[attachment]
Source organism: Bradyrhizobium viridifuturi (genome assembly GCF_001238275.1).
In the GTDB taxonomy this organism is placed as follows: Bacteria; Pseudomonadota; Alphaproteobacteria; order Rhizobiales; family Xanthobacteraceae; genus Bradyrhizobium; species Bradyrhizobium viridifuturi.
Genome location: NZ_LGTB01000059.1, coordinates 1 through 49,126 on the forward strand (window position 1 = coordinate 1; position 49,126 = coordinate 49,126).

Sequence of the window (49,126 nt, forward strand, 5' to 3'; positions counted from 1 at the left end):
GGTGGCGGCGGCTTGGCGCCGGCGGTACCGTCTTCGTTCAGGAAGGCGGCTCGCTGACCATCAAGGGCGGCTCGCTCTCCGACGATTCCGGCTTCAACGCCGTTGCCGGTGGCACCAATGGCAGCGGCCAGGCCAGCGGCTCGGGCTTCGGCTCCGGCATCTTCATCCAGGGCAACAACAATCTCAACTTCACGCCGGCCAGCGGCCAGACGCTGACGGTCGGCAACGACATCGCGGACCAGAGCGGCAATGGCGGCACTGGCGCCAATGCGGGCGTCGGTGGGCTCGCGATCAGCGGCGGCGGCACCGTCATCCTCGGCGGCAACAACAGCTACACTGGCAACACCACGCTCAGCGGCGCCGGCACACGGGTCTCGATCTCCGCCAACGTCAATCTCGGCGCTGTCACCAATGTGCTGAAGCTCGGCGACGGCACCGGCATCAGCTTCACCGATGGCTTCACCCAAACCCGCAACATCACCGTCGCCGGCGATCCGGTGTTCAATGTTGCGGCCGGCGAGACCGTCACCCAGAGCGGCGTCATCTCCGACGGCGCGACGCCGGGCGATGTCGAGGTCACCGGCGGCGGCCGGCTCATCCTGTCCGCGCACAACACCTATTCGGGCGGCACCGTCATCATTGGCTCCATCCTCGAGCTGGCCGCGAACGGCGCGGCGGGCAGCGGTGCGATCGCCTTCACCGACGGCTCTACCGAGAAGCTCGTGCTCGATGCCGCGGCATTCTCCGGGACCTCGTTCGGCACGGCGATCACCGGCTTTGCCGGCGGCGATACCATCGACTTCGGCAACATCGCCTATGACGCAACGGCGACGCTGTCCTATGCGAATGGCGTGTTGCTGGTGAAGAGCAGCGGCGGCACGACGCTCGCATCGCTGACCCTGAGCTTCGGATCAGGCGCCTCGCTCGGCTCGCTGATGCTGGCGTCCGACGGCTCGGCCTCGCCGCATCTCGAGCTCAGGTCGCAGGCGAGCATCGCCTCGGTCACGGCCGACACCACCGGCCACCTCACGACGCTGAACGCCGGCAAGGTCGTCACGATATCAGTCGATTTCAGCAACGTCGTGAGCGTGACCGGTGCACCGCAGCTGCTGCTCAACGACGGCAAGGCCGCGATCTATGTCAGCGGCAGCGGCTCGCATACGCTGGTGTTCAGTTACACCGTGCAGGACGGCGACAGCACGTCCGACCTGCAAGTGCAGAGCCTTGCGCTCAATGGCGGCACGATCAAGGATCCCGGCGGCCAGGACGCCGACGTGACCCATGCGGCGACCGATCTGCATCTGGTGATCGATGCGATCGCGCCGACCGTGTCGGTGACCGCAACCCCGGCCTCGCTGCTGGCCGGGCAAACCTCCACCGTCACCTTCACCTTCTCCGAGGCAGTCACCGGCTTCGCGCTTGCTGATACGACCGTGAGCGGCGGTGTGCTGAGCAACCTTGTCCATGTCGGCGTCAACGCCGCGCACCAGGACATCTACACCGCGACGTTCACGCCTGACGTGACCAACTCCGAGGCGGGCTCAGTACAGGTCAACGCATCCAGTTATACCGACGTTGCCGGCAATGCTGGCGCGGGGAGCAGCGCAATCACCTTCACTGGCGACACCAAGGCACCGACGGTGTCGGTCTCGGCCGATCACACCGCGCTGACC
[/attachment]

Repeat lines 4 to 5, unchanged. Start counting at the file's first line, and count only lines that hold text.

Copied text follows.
Sequence of the window (49,126 nt, forward strand, 5' to 3'; positions counted from 1 at the left end):
GGTGGCGGCGGCTTGGCGCCGGCGGTACCGTCTTCGTTCAGGAAGGCGGCTCGCTGACCATCAAGGGCGGCTCGCTCTCCGACGATTCCGGCTTCAACGCCGTTGCCGGTGGCACCAATGGCAGCGGCCAGGCCAGCGGCTCGGGCTTCGGCTCCGGCATCTTCATCCAGGGCAACAACAATCTCAACTTCACGCCGGCCAGCGGCCAGACGCTGACGGTCGGCAACGACATCGCGGACCAGAGCGGCAATGGCGGCACTGGCGCCAATGCGGGCGTCGGTGGGCTCGCGATCAGCGGCGGCGGCACCGTCATCCTCGGCGGCAACAACAGCTACACTGGCAACACCACGCTCAGCGGCGCCGGCACACGGGTCTCGATCTCCGCCAACGTCAATCTCGGCGCTGTCACCAATGTGCTGAAGCTCGGCGACGGCACCGGCATCAGCTTCACCGATGGCTTCACCCAAACCCGCAACATCACCGTCGCCGGCGATCCGGTGTTCAATGTTGCGGCCGGCGAGACCGTCACCCAGAGCGGCGTCATCTCCGACGGCGCGACGCCGGGCGATGTCGAGGTCACCGGCGGCGGCCGGCTCATCCTGTCCGCGCACAACACCTATTCGGGCGGCACCGTCATCATTGGCTCCATCCTCGAGCTGGCCGCGAACGGCGCGGCGGGCAGCGGTGCGATCGCCTTCACCGACGGCTCTACCGAGAAGCTCGTGCTCGATGCCGCGGCATTCTCCGGGACCTCGTTCGGCACGGCGATCACCGGCTTTGCCGGCGGCGATACCATCGACTTCGGCAACATCGCCTATGACGCAACGGCGACGCTGTCCTATGCGAATGGCGTGTTGCTGGTGAAGAGCAGCGGCGGCACGACGCTCGCATCGCTGACCCTGAGCTTCGGATCAGGCGCCTCGCTCGGCTCGCTGATGCTGGCGTCCGACGGCTCGGCCTCGCCGCATCTCGAGCTCAGGTCGCAGGCGAGCATCGCCTCGGTCACGGCCGACACCACCGGCCACCTCACGACGCTGAACGCCGGCAAGGTCGTCACGATATCAGTCGATTTCAGCAACGTCGTGAGCGTGACCGGTGCACCGCAGCTGCTGCTCAACGACGGCAAGGCCGCGATCTATGTCAGCGGCAGCGGCTCGCATACGCTGGTGTTCAGTTACACCGTGCAGGACGGCGACAGCACGTCCGACCTGCAAGTGCAGAGCCTTGCGCTCAATGGCGGCACGATCAAGGATCCCGGCGGCCAGGACGCCGACGTGACCCATGCGGCGACCGATCTGCATCTGGTGATCGATGCGATCGCGCCGACCGTGTCGGTGACCGCAACCCCGGCCTCGCTGCTGGCCGGGCAAACCTCCACCGTCACCTTCACCTTCTCCGAGGCAGTCACCGGCTTCGCGCTTGCTGATACGACCGTGAGCGGCGGTGTGCTGAGCAACCTTGTCCATGTCGGCGTCAACGCCGCGCACCAGGACATCTACACCGCGACGTTCACGCCTGACGTGACCAACTCCGAGGCGGGCTCAGTACAGGTCAACGCATCCAGTTATACCGACGTTGCCGGCAATGCTGGCGCGGGGAGCAGCGCAATCACCTTCACTGGCGACACCAAGGCACCGACGGTGTCGGTCTCGGCCGATCACACCGCGCTGACC